We at TheContentWrangler.com are staunch believers in the importance of research. We’ve watched projects flounder (and eventually fail) for reasons usually related to a lack of research. But, even we like to skip steps every once in a while. Sometimes, a project seems just like one we already completed, and in those situations, we don’t conduct as much design research as we might if we felt we were starting from scratch.

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This sentiment is echoed by Dan Saffer at Adaptive Path. In a recent essay entitled, Research Is a Method, Not a Methodology, Saffer writes, “Research can be a useful tool, but it can also be an ineffective waste of time. And what about projects that build upon other projects — which is to say, most projects? Is it necessary to conduct research simply to add a feature to an existing piece of software, or a new section to a website? Perhaps. Or, just as likely, perhaps not.”

Saffer says you should conduct research when:

  • You don’t know the subject area well. I’m not an expert in investment banking, so if I had to design a product for investment bankers, I’d need to learn about what they do and why they do it.
  • The project is based in a culture different to your own. Chinese culture isn’t the same thing as the culture of the United States. Or India. Or Western Europe. Cultural differences can cause differences in behavior and expectations for a product.
  • You don’t know who the users are. This should be self-explanatory, but amazingly enough, many companies don’t know who uses their products or why. If you find that your view of the users is different from the stakeholders’, you might want to establish a consensus around that — the type of clarity that only research can provide.
  • The product is one you’d never use yourself. Luckily, as an affluent white male in my 30s, I have a lot of products directed at me. But I’m not a doctor or nurse, and I’m not likely to use medical devices, so if I was working on a medical device project, I’d have to rely on research to teach me how the device would be used. Note, however, that this approach can make for some narrowly focused products, which only work well for a small group of people.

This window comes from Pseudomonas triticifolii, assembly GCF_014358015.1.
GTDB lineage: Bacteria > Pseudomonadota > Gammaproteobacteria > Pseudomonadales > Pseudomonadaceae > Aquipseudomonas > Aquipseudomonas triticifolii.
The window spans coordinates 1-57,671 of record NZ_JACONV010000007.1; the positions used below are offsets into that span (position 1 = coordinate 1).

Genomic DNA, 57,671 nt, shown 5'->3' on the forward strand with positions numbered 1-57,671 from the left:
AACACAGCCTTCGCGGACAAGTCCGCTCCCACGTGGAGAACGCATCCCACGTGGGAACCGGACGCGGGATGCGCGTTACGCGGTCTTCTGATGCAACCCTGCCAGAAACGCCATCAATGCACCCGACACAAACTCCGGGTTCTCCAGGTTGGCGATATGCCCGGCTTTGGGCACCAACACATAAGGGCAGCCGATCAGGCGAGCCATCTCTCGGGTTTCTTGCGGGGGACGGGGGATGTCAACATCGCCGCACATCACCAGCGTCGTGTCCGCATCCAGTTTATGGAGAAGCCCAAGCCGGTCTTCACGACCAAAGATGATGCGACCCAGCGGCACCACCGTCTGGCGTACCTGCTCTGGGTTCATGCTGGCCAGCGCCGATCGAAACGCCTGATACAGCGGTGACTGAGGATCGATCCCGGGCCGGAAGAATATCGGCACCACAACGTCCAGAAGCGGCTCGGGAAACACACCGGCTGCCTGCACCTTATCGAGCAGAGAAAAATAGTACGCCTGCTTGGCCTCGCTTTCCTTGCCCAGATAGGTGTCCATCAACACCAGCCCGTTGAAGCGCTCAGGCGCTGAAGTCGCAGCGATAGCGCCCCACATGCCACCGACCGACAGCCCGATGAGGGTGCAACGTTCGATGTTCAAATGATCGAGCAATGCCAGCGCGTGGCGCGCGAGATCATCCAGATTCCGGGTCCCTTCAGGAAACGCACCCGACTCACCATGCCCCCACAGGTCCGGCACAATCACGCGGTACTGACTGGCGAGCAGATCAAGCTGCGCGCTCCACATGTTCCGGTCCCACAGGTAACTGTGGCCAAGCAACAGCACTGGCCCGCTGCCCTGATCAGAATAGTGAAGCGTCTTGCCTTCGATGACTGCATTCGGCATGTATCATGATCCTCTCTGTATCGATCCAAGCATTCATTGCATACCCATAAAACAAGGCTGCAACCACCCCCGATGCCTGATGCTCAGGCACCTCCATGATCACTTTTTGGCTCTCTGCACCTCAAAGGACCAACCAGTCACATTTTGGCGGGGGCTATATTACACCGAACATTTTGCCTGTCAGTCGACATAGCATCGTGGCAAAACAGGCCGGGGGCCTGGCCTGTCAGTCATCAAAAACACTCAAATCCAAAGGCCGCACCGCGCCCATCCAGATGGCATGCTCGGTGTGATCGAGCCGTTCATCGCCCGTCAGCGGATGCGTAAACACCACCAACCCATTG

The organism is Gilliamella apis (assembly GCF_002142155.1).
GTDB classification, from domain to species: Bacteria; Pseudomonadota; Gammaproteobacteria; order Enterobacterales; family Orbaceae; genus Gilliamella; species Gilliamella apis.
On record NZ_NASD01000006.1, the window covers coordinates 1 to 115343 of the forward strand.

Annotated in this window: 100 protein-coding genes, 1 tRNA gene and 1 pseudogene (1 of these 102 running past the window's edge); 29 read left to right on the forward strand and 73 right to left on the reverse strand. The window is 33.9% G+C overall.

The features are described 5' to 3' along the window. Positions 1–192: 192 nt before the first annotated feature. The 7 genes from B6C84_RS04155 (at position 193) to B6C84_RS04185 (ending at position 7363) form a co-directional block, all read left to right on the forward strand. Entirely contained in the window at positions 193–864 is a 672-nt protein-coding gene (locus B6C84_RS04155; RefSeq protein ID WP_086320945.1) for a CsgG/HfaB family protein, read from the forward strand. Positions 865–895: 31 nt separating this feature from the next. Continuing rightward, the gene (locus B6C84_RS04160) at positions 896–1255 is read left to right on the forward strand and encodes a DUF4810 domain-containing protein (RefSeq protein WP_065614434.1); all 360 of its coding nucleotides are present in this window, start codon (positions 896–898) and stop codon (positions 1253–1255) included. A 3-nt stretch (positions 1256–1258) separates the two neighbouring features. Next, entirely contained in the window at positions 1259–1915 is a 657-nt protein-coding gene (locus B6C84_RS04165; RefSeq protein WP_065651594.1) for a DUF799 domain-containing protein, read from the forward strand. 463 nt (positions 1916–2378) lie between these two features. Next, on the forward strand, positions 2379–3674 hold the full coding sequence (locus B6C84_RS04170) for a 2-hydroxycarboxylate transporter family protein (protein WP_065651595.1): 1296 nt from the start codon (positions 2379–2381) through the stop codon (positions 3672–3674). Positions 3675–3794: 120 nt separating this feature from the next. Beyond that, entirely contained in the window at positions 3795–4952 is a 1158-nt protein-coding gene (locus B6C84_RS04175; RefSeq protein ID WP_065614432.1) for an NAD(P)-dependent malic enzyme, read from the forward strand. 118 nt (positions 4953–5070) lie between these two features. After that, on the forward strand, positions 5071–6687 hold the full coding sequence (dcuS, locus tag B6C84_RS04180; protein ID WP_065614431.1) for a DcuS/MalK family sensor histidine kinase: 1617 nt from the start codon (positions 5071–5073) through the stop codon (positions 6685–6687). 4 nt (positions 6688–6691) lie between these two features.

• The product contains features and functionality that are for specific types of users, who are doing specific types of work, work you don’t necessarily do yourself. MS Office contains a bunch of features that I would never use, but if they were removed, key power users would scream bloody murder. Sometimes you have to conduct research to understand the nuances of a specific feature, as well as its importance to a specific group of users.
  • You need inspiration. Sometimes you get stuck and an afternoon away from your computer screen can spark ideas and provide unexpected directions to take a product.
  • You need empathy. Some types of people and groups are harder to identify with than others. Illinois Neo-Nazis for example — not that I’d ever do a project for them. But what about the elderly or infirm? It’s difficult to understand their situation unless you know about it.
  • You don’t have much expertise. Admitting this is humbling, but necessary. Research might not make you a good designer, but it might make you a better designer by exposing you to new things and preventing you from making simple mistakes that a more experienced designer would avoid as a matter of course.